[9] Jaegher, H., & Paolo, E. (2007). Participatory sense-making. Phenomenology and the Cognitive Sciences. doi:10.1007/s11097-007-9076-9

[10] Fuchs, T., & Jaegher, H. (2009). Enactive intersubjectivity: Participatory sense-making and mutual incorporation. Phenomenology and the Cognitive Sciences, 8(4), 465–486. doi:10.1007/s11097-009-9136-4

[11] Di Paolo, E. (2012). The interactive brain hypothesis, 1–16. doi:10.3389/fnhum.2012.00163/abstract
Literature
Armin Egger
Imke Biermann
Ngan-Tram Ho Dac

seminar: Emergence
University of Osnabrueck
June 18th 2013

New Concept
is the active engagement of a living being in the
creation and appreciation of meaning
(due to its autonomous nature);
it is at the heart of what it is to be cognitive
Mutual Incorporation
=
modified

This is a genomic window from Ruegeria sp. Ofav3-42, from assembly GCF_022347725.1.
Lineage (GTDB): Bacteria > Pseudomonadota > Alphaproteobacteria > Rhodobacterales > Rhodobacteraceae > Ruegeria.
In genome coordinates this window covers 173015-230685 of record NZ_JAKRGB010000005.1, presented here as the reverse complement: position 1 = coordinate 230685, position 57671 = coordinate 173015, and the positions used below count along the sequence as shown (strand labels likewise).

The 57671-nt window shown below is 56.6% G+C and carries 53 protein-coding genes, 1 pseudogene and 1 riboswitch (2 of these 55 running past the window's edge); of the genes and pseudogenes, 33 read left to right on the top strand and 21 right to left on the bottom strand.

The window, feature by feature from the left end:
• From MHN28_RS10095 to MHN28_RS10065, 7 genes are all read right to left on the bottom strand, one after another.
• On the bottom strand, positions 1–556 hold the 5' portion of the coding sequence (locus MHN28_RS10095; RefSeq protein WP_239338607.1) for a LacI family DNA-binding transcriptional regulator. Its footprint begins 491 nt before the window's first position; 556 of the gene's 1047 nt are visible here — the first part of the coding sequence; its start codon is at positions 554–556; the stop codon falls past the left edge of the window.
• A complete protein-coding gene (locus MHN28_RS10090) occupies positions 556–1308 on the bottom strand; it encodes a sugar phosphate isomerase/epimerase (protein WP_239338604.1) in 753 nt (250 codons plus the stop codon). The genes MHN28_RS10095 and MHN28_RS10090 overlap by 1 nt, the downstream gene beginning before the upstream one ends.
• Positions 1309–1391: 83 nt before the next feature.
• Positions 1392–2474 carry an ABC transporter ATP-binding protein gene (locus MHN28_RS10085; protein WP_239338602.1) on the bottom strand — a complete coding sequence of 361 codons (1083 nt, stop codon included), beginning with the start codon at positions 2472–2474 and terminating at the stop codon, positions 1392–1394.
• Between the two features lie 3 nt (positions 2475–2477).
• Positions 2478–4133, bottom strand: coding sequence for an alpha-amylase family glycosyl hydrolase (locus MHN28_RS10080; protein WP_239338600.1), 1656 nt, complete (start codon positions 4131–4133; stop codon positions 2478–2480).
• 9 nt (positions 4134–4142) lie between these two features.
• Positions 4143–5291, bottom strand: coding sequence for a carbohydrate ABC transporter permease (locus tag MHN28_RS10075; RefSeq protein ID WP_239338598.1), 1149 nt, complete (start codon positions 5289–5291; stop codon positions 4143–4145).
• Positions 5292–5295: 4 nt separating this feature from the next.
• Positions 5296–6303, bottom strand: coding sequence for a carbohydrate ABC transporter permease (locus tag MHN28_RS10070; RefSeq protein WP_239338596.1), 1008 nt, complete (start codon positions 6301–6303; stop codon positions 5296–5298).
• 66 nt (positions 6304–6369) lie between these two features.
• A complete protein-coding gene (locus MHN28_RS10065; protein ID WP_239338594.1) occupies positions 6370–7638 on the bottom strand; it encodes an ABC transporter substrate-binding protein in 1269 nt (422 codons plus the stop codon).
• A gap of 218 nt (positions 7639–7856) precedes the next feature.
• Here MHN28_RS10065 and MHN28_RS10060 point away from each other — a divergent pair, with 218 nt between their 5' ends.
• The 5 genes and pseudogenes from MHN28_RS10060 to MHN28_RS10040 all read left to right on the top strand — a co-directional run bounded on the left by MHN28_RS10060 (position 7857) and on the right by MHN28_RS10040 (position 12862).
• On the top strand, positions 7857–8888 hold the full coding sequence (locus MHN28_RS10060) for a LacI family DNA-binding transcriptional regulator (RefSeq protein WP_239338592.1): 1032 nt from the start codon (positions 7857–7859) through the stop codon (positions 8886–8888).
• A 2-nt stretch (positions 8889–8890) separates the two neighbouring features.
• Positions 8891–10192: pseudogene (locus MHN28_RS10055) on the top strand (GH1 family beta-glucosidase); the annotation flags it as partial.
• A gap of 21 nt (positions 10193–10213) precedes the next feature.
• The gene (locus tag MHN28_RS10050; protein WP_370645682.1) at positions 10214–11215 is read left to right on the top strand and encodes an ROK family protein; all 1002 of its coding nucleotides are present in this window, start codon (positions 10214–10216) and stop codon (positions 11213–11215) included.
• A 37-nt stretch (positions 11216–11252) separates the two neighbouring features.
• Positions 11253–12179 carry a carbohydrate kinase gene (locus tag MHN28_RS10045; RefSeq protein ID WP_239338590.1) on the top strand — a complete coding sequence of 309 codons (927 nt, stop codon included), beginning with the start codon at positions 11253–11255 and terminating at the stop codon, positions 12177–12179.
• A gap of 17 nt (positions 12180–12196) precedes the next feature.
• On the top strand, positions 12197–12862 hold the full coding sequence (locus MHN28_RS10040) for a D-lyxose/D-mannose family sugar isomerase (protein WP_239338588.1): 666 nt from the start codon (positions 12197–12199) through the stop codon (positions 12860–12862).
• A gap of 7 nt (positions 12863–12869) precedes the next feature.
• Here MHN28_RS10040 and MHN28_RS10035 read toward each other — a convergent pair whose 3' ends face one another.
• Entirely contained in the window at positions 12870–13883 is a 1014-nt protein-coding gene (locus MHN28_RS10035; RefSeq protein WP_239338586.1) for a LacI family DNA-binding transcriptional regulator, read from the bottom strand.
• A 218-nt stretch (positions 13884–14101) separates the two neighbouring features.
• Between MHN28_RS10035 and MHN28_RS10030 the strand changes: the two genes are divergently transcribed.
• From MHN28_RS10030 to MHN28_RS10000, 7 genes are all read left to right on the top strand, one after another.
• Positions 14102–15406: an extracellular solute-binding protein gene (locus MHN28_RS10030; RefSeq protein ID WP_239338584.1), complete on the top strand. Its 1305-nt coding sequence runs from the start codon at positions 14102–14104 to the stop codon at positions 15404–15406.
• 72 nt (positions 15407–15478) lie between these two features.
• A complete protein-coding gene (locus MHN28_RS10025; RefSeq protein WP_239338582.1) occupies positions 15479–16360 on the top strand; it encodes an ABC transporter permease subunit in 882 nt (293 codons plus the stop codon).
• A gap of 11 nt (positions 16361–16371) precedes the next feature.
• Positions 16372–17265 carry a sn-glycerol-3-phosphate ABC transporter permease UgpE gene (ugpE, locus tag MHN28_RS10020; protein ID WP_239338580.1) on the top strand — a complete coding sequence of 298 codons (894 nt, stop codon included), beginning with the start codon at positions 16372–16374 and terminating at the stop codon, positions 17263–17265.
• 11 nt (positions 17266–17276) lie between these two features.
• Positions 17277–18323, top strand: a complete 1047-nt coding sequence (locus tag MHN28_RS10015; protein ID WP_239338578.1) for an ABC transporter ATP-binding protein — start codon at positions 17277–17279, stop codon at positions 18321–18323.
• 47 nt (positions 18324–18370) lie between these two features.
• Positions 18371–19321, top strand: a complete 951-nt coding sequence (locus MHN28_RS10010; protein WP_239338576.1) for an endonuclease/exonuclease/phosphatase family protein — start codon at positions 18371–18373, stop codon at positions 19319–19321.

sense-making
joint/shared
sense-making
coupling and coordination
Social Interaction
Participatory
Sense-Making?
dynamic network of
interacting elements
individual sense-making can be coordinated in social encounters
Horizontal
Condition
Increasing Degree of Emergence
Dynamical
Agentive System
Phenome-
nological
[1]
[2]
[4]
[6]
[5]
[4]
[7]
[8]
[9]
[8]
[9]
[10]
[11]
[10]
pre-reflective
operative intentionality
(meaningful perception-action link) of interacting bodies become intertwined in embodied
intersubjectivity
how do systemic properties reflect back on the individuals?
explore the concrete dynamics + phenomenality
sense-making in interaction as constitutive for individual (intentional, affective...) mental states;
cf. development of children's mental states
Krueger (2013?), Fuchs & de Jaegher (2009)
Possible Lines of Argument
examine conditions that make it likely to attribute emergent properties to a specific group
cf. Sawyer
papers to read
Slaby: emotions and agency (2013?), emotions and the extended mind (2013?)
Full transcript